Movie Review: ‘The Monster’
Starring: Zoe Kazan and Ella Balletine
Plot: A mother and daughter are stalked by a monster after their car breaks down on the side of the road.
Over the last few years, maybe the last decade, horror has been changing the way they get scares. They long settled into simply manipulating atmosphere with camera angles and music choices to put the audience at unease without leaving too lasting of an effect, but now they seem to be investing in the performances of their actors. No more right out of school amateurs cutting their teeth in a garbage genre effort. Instead, just as it is with sad and happy movies, the empathy resulting from the performers is how they are getting us to emotionally react.
This is where The Monster really excels. Zoe Kazan is Kathy, a reluctant maternal figure, drinking and smoking and treating her daughter more like a little sister than her own offspring. It is a responsibility she takes very lightly as seen through a number of strategically placed flashbacks. One such flashback has a particularly hungover looking Kazan in a blazer screaming expletives at her daughter about how they’ll be late to the talent show while young Ella Balletine’s Lizzy sobs about not even wanting Kazan’s self-destructive energy there. Balletine is expertly vulnerable, bouncing back and forth from the uncontrollable outbursts of a rightfully upset child to a calm and steady presence that has accepted her mother’s behavior. This is the key to the success of this movie. It is a relationship that would be worth watching whether a monster was stalking them or not.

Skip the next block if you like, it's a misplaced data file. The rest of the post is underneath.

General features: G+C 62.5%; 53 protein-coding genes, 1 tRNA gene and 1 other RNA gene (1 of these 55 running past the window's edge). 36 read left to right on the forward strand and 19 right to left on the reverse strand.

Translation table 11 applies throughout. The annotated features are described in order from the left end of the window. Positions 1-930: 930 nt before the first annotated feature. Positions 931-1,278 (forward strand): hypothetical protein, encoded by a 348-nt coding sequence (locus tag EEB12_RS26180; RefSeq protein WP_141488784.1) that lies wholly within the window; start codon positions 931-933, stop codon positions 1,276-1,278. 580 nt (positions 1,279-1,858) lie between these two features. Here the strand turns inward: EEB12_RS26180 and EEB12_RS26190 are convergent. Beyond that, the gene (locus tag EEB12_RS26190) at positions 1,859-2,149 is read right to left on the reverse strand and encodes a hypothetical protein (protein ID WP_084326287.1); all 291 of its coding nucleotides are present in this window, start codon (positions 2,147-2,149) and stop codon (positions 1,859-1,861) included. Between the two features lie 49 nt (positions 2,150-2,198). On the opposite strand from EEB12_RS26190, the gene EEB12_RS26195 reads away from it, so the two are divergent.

However, there is a monster, and that might be a bigger detriment than attempting real drama in horror. Lizzy is looking forward to a visit with her father. Kathy, reluctant as ever, drags her feet about getting there, trying to have a heart to heart with Lizzy. It is finally dawning on Kathy that Lizzy might stay with her father and not come back. As that reality sets in, their car breaks down during a rainy night after hitting a wolf running across the road. The wolf was being chased by a creature that has now set its sights on the mother-daughter duo. This large, shadowy practical effect hovers beyond the trees, slinking in and out of the background. It is well-designed, except for the usual creature-feature mistake of making the teeth too big for it to conceivably close its mouth. That gives it a real puppet look. The rainy night and all the creature foreplay in the darkness are exhausted tropes, but for the first time in a long time, they are being reacted to by actors up to the task. They are better at convincing us of the urgency and danger of the situation than any on-screen imagery might.
The problem is the monster is clearly not some undiscovered predator or otherworldly creature. It is a sledgehammer of a metaphor for the thing that is causing the distance between Kathy and Lizzy. Alcoholism would be an easy answer. Maybe stronger narcotic use or child abuse? We do get one flashback of Kathy hitting Lizzy. Maybe something more intangible like denial, anger, or hatred. Unfortunately, the Venn diagram of being explicit and being implicit has a small overlap where a filmmaker may want to continue hiding the root cause of all this trauma but has danced so close to a solid answer that they really should just reveal it. That’s what happens here and the audience ends up with some emotional blue balls. Not vague enough for interpretation, not specific enough for satisfaction, if that makes any sense. Despite this, Kazan and Balletine’s performances still make this movie worth watching.